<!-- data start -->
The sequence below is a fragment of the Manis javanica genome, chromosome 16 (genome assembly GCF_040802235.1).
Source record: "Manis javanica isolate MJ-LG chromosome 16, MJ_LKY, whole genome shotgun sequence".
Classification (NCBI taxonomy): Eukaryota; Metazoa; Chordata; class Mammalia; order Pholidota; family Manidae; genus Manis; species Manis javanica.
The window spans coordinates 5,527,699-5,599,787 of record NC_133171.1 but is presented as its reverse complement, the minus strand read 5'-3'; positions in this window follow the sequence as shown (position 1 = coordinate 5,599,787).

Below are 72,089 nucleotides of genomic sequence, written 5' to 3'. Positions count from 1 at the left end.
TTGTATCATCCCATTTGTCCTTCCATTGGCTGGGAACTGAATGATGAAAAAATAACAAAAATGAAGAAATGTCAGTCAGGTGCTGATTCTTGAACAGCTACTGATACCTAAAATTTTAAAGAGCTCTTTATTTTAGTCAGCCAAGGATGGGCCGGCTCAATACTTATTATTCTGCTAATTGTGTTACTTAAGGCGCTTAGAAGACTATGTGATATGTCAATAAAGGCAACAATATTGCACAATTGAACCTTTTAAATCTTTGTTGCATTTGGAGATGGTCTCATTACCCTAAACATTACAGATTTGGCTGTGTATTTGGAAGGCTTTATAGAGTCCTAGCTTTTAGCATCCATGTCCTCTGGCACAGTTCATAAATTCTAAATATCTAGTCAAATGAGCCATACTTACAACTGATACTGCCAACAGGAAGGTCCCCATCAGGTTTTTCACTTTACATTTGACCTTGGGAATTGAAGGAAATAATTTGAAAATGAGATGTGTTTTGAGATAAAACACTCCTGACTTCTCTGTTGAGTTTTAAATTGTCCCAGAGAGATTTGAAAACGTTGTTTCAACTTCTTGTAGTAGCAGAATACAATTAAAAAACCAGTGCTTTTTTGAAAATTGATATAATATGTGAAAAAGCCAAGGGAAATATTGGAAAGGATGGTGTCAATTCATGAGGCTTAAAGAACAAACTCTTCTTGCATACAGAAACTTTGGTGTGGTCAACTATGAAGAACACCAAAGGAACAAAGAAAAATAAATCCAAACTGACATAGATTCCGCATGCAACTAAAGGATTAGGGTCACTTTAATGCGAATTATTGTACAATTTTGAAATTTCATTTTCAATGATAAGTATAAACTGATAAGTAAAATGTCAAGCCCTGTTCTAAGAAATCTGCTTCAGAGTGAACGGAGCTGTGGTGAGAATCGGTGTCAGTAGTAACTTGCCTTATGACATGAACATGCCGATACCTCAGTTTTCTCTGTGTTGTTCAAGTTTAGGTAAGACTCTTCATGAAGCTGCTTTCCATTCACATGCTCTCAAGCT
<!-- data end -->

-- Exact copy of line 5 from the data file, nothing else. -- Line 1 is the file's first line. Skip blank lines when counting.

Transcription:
Below are 72,089 nucleotides of genomic sequence, written 5' to 3'. Positions count from 1 at the left end.